Italy's top court upholds order to seize €49 million from League party

AFP/The Local
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Italy's top court upholds order to seize €49 million from League party
The League's current leader Matteo Salvini (L) and founder Umberto Bossi. Photo: Tiziana Fabi/AFP

Italy's highest court has upheld a ruling to confiscate 49 million euros from Italy's ruling League party, ordered after the far-right movement was convicted of fraud.


After deliberating for five hours on Tuesday, the Italian Court of Cassation confirmed the November order by an appeals court in Genoa.

The scandal dates back to 2008-10 when the party, then known as the Northern League, was found to have fraudulently claimed 49 million euros ($58 million) in electoral expenses.

READ ALSO: Italy's top court orders €49 million to be seized from League party

Northern League founder Umberto Bossi's former chauffeur and treasurer, Francesco Belsito, was charged with falsifying the party's accounts.

The court of cassation acquitted both men because the statute of limitations had run out.

According to wiretapped telephone conversations and testimony cited by Italian media in early 2012, Bossi, as well as his sons Renzo and Riccardo and other relatives, spent the funds on home improvement, renting luxury cars and even dental work.

Renzo Bossi was also suspected of buying a three-year university degree in Albania.

Former Northern League leader Umberto Bossi (L) and his son Renzo in 2010. Photo: AFP

The fraud case became known as "The Family", which was the name of a file held by Belsito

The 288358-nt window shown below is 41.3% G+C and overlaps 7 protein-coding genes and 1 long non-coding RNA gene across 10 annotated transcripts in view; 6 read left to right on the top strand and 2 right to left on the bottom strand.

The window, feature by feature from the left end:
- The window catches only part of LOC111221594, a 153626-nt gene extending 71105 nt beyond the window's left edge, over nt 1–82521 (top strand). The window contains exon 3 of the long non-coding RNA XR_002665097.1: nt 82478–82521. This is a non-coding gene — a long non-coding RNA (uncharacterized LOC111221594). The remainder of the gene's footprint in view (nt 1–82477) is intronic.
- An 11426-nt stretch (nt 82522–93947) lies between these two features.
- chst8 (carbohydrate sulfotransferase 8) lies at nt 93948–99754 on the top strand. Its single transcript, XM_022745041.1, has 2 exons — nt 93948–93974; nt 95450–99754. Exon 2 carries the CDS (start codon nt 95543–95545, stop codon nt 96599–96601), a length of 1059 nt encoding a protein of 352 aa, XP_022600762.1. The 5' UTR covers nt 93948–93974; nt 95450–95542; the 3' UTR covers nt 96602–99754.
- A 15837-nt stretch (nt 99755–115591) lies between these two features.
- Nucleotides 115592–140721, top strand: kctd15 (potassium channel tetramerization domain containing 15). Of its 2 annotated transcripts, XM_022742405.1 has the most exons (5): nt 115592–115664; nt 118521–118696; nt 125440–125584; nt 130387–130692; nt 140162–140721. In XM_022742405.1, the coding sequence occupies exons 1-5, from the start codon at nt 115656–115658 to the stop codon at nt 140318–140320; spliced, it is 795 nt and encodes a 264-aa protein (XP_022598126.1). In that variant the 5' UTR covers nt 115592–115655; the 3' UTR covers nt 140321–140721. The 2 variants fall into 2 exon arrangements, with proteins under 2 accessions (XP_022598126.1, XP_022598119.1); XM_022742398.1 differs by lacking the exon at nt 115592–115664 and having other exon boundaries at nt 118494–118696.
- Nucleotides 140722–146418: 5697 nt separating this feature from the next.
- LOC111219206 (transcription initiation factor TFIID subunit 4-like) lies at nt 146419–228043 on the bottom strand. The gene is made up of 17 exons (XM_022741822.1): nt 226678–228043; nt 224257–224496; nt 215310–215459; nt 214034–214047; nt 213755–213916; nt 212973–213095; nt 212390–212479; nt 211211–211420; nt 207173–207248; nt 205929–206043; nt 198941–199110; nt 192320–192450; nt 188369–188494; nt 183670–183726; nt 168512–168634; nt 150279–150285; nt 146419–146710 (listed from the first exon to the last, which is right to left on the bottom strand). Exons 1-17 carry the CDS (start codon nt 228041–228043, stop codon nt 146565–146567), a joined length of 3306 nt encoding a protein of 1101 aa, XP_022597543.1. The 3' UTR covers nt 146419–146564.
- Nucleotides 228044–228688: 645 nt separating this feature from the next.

Of the 49 million euros seized by the courts, only three million appeared on the League's books.

The party agreed to pay back 46 million euros, in instalments over several decades: 100,000 euros every two months, or 600,000 euros a year.

READ ALSO: Italy's League agrees to pay back missing millions, slowly

Bossi, once a key ally of former prime minister Silvio Berlusconi, was forced out of his party in 2012 after the fraud allegations surfaced.

The party tried to put the scandal behind it by changing its name and installing Matteo Salvini as party leader in 2013.

The anti-immigrant League now rules Italy as part of a coalition government with the Five Star Movement (M5S).

M5S was elected on a strong anti-corruption platform.

Salvini, famous for his love of social media, was widely ridiculed in Italy last month after blocking phrases including “49 million” from comments on his Facebook page.



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